World Library  
Flag as Inappropriate
Email this Article


Article Id: WHEBN0003849309
Reproduction Date:

Title: Friand  
Author: World Heritage Encyclopedia
Language: English
Subject: Almond dishes, List of almond dishes, Cakes, My Kitchen Rules (series 6), List of desserts
Collection: Almond Dishes, Almonds, Cakes, French Pastries
Publisher: World Heritage Encyclopedia


The friand is a small French cake, often mistaken for a muffin. It is popular in Australia and New Zealand.[1]

The principal ingredients are almond flour, egg whites, butter, and powdered sugar. It typically has additional flavorings such as coconut, chocolate, fruit, and nuts. It is baked in small molds, typically oval or barquette in shape. It appears to be related to the financier, though it differs in being larger and not using brown butter.[2][3]

The French word friand, which means dainty or a gourmet who delights in delicate tastes,[4] refers as well to minced meat and herbs in puff pastry,[5] a food item unrelated to the baked items called friand or financier.


  1. ^
  2. ^ The Essential Baking Cookbook (Murdoch Books, 2004), 32, available online, accessed August 29, 2012
  3. ^ Gordana Trifunovic, Kitchen Classics: Picnic Hamper (Murdoch Books, 2007), 224, available online, accessed August 30, 2012
  4. ^ Abel Boyer, Boyer's French Dictionary (Boston: Hilliard, Gray and Co., 1839), 260, available online, accessed August 30, 2012
  5. ^ Prosper Montagné and Charlotte Snyder Turgeon, The New Larousse Gastronomique: The Encyclopedia of Food, Wine & Cookery (Crown Publishers, 1997), 831
This article was sourced from Creative Commons Attribution-ShareAlike License; additional terms may apply. World Heritage Encyclopedia content is assembled from numerous content providers, Open Access Publishing, and in compliance with The Fair Access to Science and Technology Research Act (FASTR), Wikimedia Foundation, Inc., Public Library of Science, The Encyclopedia of Life, Open Book Publishers (OBP), PubMed, U.S. National Library of Medicine, National Center for Biotechnology Information, U.S. National Library of Medicine, National Institutes of Health (NIH), U.S. Department of Health & Human Services, and, which sources content from all federal, state, local, tribal, and territorial government publication portals (.gov, .mil, .edu). Funding for and content contributors is made possible from the U.S. Congress, E-Government Act of 2002.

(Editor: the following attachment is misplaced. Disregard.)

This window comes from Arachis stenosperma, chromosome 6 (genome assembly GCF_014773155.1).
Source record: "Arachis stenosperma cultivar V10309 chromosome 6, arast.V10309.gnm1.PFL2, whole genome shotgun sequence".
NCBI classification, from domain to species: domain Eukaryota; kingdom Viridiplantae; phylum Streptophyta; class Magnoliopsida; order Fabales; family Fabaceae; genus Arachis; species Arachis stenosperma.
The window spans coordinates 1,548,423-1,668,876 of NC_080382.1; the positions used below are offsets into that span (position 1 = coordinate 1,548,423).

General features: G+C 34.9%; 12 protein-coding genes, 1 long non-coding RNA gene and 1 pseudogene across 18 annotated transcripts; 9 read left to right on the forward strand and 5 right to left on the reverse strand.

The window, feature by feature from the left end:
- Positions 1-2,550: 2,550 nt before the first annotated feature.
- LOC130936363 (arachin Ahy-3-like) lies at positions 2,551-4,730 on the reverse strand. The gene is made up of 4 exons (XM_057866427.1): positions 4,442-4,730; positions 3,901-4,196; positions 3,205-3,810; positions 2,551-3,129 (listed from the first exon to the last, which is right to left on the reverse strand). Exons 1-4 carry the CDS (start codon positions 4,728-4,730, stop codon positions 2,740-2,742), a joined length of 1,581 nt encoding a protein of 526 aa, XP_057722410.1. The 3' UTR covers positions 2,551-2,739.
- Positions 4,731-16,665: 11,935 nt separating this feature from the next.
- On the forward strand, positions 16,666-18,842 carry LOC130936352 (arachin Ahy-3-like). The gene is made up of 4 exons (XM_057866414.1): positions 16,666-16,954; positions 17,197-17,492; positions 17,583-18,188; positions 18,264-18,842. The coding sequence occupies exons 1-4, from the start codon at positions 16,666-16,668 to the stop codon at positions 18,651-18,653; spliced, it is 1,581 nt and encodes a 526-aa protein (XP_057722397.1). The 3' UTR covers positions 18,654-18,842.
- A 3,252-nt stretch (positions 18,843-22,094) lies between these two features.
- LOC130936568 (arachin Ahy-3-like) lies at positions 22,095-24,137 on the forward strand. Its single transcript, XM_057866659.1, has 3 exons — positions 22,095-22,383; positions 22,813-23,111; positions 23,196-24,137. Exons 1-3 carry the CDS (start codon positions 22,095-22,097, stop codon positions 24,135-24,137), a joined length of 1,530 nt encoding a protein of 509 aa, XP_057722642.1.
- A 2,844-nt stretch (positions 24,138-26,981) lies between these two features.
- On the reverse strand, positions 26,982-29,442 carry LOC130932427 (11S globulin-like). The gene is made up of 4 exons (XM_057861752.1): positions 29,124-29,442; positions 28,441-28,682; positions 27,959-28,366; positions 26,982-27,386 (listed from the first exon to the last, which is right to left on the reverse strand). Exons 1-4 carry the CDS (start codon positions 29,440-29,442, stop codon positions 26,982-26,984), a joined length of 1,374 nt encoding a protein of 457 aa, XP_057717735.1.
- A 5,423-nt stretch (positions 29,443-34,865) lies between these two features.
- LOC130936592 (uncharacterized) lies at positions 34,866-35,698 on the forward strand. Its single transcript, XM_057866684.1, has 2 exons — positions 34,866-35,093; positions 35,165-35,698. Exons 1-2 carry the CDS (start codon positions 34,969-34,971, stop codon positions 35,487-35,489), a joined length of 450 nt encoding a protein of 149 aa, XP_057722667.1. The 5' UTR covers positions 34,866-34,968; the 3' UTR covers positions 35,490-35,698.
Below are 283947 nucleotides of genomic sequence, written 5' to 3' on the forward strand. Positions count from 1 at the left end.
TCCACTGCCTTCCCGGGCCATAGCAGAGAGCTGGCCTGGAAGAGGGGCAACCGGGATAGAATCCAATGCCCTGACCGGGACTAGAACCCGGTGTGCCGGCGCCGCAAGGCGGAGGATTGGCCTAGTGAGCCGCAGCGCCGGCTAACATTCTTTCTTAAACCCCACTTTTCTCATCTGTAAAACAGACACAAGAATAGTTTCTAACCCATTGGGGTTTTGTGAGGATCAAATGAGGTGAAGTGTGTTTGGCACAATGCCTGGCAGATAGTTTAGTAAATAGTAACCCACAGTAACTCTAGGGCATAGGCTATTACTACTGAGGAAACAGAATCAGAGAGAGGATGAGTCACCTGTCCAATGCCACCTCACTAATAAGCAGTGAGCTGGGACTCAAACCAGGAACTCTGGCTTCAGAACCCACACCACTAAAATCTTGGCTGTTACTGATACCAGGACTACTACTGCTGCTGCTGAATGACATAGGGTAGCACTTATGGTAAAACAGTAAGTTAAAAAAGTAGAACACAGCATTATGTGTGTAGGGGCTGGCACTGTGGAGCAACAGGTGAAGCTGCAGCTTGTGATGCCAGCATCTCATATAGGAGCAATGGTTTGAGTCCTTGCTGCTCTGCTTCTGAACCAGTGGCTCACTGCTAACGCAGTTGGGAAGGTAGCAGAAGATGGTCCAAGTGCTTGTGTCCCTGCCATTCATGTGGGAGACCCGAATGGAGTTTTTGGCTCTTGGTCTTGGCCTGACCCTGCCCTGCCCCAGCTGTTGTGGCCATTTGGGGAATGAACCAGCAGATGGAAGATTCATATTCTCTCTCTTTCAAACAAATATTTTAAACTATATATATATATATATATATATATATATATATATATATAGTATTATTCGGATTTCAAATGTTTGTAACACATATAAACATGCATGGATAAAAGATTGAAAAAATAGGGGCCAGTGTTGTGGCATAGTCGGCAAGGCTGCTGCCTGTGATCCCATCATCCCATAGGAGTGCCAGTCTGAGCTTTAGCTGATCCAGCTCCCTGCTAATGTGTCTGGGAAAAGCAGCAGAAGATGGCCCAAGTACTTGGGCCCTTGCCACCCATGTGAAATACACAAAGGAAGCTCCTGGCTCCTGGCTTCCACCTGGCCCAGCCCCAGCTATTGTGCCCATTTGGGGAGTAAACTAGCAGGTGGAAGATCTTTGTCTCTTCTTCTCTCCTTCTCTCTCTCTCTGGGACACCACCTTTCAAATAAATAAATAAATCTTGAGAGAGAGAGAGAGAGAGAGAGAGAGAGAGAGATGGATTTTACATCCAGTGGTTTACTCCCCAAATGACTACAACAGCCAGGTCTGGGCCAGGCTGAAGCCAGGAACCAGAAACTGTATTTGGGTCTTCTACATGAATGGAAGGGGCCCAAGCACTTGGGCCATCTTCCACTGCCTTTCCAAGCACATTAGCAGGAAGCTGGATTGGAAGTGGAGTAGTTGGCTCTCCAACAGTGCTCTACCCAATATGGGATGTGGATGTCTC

Crowd sourced content that is contributed to World Heritage Encyclopedia is peer reviewed and edited by our editorial staff to ensure quality scholarly research articles.
By using this site, you agree to the Terms of Use and Privacy Policy. World Heritage Encyclopedia™ is a registered trademark of the World Public Library Association, a non-profit organization.

Copyright © World Library Foundation. All rights reserved. eBooks from Project Gutenberg are sponsored by the World Library Foundation,
a 501c(4) Member's Support Non-Profit Organization, and is NOT affiliated with any governmental agency or department.